6 Annotations

Pauline   Link to this

The L&M Companion entry for Sir William Sanderson says that his wife Bridget (daughter of Baron Tyrrell} "served at court as laundress to Henrietta-Maria and from 1669 as Mother of the Queen's Maid of Honour."

Something must be wrong with the date, as Sam is calling her the Mother of the Maids in 1662.

Australian Susan   Link to this

Mrs Sanderson was probably very proud of having been in charge of the late Queen's Maids of Honour and made sure everyone knew what she had been, so it is natural for Sam to mention in the same breath, so to speak, as her name, what her chief claim to fame had been.(you can imagine her bringing it ever so casually into every other conversation!) Also, as the new Queen is not yet here and has no Royal Household in London yet, Mrs S is maybe the last known holder of this title.

Australian Susan   Link to this

Aargh! I read that date wrong! I read it as 1649 not 69. Please disregard above posting...

Pauline   Link to this

Googling around not too productive, except to plant the idea that the Maids of Honour were at court to balance the younger male courtiers surrounding a king--and all that would naturally ensue from that eternal 'balance'. This from wikipedia:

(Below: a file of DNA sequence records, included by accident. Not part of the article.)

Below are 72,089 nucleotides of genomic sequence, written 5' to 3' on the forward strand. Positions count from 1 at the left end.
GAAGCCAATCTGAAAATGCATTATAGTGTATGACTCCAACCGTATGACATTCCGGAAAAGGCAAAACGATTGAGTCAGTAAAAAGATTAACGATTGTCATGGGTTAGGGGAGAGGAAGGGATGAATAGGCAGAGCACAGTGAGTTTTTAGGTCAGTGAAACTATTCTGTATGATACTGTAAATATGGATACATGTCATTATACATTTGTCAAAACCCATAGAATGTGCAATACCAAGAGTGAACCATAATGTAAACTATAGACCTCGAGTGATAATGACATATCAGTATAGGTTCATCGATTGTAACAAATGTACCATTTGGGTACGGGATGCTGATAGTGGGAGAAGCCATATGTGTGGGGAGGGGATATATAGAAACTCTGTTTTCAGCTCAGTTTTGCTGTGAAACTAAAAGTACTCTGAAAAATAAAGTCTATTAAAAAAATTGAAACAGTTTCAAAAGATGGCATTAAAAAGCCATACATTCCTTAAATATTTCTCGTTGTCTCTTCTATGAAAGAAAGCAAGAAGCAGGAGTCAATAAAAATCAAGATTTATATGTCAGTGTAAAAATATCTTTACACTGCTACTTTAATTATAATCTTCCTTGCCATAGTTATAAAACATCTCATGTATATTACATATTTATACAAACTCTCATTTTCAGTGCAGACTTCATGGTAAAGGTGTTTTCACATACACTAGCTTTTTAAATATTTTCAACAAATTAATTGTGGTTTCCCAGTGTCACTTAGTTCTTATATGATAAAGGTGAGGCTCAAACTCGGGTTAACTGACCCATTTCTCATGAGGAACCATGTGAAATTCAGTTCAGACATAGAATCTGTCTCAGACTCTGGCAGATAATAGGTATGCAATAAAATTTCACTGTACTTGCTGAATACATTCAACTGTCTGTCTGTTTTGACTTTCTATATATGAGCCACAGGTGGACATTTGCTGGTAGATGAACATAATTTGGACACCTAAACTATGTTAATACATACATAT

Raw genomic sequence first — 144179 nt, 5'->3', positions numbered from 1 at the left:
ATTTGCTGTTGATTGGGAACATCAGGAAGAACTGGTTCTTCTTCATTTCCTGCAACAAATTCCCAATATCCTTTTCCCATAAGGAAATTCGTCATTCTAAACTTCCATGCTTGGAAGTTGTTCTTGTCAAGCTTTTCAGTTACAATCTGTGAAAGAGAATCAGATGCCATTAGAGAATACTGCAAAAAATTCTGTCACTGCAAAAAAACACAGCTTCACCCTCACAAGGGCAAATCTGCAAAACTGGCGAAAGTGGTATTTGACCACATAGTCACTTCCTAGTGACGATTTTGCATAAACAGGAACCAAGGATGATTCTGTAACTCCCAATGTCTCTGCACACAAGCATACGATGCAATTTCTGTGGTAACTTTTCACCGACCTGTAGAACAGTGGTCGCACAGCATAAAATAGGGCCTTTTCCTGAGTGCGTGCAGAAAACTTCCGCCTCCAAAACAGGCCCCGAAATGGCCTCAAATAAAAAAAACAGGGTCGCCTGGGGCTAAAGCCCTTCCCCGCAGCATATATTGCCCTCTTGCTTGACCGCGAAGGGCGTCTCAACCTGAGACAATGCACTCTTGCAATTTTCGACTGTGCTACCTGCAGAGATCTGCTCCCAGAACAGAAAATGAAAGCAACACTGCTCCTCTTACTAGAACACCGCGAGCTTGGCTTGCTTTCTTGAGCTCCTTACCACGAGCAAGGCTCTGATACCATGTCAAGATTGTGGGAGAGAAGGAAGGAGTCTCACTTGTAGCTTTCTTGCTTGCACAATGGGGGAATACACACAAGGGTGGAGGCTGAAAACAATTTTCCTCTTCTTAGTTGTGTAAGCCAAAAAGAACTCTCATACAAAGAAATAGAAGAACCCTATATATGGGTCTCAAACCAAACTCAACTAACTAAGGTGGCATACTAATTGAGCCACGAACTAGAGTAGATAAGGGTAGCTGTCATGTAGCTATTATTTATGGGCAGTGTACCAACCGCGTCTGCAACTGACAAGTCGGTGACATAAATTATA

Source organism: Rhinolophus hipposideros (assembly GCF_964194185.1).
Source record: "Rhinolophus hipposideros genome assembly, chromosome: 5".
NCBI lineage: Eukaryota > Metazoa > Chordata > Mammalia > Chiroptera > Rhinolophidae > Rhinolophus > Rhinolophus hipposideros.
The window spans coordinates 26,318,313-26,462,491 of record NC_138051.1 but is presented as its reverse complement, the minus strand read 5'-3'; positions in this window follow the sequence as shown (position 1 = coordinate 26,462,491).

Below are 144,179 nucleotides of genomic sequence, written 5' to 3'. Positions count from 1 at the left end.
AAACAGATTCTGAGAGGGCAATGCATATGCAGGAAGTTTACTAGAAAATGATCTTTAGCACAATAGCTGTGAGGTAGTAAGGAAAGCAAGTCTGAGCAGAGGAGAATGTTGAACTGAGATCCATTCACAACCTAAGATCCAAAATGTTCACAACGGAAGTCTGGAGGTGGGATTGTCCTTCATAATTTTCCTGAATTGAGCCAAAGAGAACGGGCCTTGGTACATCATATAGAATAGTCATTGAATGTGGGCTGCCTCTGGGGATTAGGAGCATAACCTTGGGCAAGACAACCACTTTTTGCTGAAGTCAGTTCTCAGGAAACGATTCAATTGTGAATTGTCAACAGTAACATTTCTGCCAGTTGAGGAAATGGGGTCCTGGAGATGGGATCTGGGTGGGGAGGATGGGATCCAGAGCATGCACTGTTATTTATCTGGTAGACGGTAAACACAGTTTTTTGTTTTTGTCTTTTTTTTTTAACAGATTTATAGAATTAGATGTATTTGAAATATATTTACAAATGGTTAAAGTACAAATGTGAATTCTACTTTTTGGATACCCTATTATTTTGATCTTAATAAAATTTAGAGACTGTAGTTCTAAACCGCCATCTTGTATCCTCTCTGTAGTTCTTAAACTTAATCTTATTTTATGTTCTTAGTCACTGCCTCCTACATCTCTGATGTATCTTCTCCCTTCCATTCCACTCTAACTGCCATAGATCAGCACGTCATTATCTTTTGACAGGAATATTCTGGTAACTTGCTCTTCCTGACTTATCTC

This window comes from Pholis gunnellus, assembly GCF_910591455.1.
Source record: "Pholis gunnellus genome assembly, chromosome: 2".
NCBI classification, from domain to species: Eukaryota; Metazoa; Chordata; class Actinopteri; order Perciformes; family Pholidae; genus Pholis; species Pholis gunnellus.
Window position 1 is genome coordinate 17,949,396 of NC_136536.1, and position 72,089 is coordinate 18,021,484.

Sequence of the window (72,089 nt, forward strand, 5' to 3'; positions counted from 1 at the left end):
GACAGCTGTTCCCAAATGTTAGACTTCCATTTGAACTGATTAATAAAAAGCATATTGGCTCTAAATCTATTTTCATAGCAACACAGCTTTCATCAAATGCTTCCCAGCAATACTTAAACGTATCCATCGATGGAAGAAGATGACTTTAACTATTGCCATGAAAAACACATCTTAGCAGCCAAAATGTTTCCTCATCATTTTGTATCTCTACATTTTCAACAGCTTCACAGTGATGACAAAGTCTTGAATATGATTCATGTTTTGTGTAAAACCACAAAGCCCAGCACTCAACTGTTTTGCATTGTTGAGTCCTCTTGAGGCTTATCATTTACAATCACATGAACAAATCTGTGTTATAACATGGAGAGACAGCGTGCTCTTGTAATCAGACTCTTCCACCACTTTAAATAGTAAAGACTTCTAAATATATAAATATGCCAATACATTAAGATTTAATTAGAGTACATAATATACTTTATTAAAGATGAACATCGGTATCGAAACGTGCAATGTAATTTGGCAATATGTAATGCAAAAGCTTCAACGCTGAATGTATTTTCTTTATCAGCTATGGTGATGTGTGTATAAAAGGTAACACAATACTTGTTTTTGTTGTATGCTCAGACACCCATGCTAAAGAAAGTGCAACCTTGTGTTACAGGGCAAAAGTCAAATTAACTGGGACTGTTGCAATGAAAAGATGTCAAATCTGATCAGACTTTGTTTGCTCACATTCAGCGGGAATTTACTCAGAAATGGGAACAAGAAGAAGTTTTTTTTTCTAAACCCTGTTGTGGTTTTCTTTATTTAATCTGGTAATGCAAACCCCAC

"A lady-in-waiting is a female personal assistant at a noble court, attending to a queen, a princess or other noblewoman. A lady-in-waiting is often a noblewoman of lower rank (i.e. a lesser noble) than the one she attends to, and is not considered a servant or other commoner. Their duties varied from monarchy to monarchy. In Tudor England they were divided into four separate caste systems - great ladies, ladies of the privy chamber, maids of honour and chamberers. The ladies of the privy chamber were the ones who were closest to the queen, but most of the other women were the maids of honour. Lady Margaret Lee was a Lady of the Privy Chamber to Queen Anne Boleyn, just as Lady Elizabeth Seymour-Cromwell was to Queen Jane Seymour. The duties of ladies-in-waiting at the Tudor court were to act as royal companions, and to accompany the Queen wherever she went. Tudor queens often had a large degree of say in who became their ladies-in-waiting."

A. Hamilton   Link to this

As to why the "maids" might need a "mother" at court,

consult Sir Thomas Wyatt, "They flee from me that sometime did me seek," regarding sexual encounters at court.
http://eir.library.utoronto.ca/rpo/display/poem...

Australian Susan   Link to this

Present Queen still has Ladies in Waiting. They hang about and collect the bouquets, carry the Royal handbag, organise trips to the loo and so forth.

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References

  • 1662
  • 1669
    • Mar